The 365 Ways Blog

Michael Norton is author of "365 Ways to Change the World", which provides an issue for each day of the year, interesting facts, inspiring case studies of people doing things to address the issue and ideas for action. Originally published in the UK, versions with local content have been published in Australia, Canada, India, South Africa and the USA. To find out more visit our website:

01 August 2007

Find out Wattson

If you measure your energy use, you will find it easier to reduce it. There is a simple device called Wattson which does just that.

The Wattson system measures total electricity entering your house and displays this value on an easy to understand display. In your home, the electrical system will consist of several circuits, such as ring mains, lighting circuits, cooker circuit etc. These separate circuits are all connected together at the fusebox, and this is where Wattson measures the total electrical power entering your home. The amount of electricity being used at any one time, is displayed using numbers and colours.

The device will not just show how much electricity you are using, it will also record your usage history over a period of months. This will provide you with a deeper understanding of how you consume electricity use and how (if need be) you can reduce your consumption.

You can also view your power use at any moment expressed either in Watts or in Pounds Per Year – the pounds-per-year figure is calculated on the basis that everything is left as it is for the whole year. You will be able to see how much money appliances cost to run, and how much they cost when left on standby.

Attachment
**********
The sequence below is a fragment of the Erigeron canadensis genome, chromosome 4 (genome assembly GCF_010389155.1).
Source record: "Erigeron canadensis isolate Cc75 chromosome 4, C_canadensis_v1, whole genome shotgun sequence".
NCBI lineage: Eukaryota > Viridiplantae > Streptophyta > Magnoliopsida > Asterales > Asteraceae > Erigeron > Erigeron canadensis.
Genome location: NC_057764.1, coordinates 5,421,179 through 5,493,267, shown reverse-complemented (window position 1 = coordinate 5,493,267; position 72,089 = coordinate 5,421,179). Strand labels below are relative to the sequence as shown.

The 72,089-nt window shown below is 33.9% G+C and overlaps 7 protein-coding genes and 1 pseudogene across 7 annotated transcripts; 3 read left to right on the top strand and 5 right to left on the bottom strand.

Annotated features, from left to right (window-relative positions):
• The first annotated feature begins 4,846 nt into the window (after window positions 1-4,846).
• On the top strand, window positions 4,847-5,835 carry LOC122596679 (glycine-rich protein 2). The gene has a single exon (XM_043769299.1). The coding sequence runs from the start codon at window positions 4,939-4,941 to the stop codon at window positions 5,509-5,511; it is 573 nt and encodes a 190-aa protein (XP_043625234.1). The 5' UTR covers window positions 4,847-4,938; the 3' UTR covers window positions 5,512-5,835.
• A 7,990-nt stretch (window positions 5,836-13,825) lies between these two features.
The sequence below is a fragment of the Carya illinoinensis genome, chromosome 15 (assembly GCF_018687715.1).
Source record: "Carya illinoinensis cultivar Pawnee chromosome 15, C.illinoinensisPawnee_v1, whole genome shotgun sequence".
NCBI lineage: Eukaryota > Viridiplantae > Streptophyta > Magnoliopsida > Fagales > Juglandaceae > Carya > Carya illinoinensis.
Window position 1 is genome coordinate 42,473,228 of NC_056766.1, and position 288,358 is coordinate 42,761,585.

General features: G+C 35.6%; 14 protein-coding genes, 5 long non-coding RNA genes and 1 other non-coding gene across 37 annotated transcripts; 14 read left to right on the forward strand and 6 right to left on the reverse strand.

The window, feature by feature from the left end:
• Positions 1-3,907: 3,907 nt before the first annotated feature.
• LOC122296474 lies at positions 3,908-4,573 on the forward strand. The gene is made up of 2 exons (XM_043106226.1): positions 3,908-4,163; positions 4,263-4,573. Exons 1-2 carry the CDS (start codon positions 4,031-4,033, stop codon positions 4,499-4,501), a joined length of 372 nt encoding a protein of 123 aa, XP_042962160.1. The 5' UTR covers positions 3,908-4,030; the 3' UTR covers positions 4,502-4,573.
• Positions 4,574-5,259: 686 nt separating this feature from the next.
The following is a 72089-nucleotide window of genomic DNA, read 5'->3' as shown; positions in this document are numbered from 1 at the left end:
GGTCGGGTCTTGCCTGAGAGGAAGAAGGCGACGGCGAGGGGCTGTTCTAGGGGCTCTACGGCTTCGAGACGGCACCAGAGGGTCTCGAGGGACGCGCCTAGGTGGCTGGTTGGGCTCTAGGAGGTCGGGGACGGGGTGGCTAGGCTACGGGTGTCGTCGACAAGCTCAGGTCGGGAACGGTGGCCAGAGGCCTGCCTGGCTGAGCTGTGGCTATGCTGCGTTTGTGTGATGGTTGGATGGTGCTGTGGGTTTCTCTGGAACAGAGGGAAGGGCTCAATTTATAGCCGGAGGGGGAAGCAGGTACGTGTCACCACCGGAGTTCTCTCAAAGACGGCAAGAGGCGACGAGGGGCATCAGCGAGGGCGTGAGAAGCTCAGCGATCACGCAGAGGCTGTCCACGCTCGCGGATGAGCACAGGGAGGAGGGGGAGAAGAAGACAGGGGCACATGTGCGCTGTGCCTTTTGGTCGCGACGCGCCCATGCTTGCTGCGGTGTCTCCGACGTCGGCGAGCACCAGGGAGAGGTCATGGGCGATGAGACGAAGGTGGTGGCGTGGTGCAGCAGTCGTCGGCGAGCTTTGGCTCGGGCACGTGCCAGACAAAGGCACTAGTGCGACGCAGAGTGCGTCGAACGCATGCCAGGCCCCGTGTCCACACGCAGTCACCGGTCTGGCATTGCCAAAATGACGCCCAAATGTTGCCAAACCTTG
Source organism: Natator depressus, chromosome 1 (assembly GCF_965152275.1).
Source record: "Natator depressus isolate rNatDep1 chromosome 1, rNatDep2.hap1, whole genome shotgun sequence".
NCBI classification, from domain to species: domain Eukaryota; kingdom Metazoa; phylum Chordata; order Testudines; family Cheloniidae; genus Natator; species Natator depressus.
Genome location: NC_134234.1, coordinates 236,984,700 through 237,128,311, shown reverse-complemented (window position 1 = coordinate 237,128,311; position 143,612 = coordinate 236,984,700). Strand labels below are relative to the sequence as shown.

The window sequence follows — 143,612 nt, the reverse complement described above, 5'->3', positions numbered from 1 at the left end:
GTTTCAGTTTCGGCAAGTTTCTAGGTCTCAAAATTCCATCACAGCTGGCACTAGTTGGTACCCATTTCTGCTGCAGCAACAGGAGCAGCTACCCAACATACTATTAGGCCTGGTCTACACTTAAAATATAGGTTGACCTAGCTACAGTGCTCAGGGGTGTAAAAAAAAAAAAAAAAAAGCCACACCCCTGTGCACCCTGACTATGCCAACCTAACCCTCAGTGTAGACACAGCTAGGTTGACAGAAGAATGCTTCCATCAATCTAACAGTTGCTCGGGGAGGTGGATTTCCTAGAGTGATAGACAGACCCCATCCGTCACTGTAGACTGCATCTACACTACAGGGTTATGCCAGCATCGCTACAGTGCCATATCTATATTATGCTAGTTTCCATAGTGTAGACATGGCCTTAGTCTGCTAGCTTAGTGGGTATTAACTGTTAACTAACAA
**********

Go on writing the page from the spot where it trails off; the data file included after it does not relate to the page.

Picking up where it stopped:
You may find your microwave costs you £50 a year just to tell the time and wait for you to ask it to do something.

Switching on a kettle will make the yearly figure jump by around £3,000. Nobody leaves a kettle on for a year. But this figure gives you a good reason to boil only as much water as you need rather than filling the kettle to the top, which takes six times as long to boil (and costs six times as much).

A 100W light bulb left on for a year will cost roughly £70, but if you replaced it with an 18W Low-energy light bulb with the same light output, then this would drop to about £12.60, saving you nearly £60 (again on the assumption that the light is left switched on year round)!

Wattson has been produced by the design group DIY KYOTO. They “value simple things, and seek to produce products of perfect convenience and utility, elegant in their conception and efficient in their operation.”

Wattson costs just £125. Your home will never be the same with it.


Blogger Michael Norton said...

Government action to provide smart meters...

Smart meters in every home and business will play a key part in reducing our carbon footprint and cutting our energy bills, according to Energy Minister Malcolm Wicks, as the Government launched its consultation on metering and billing today.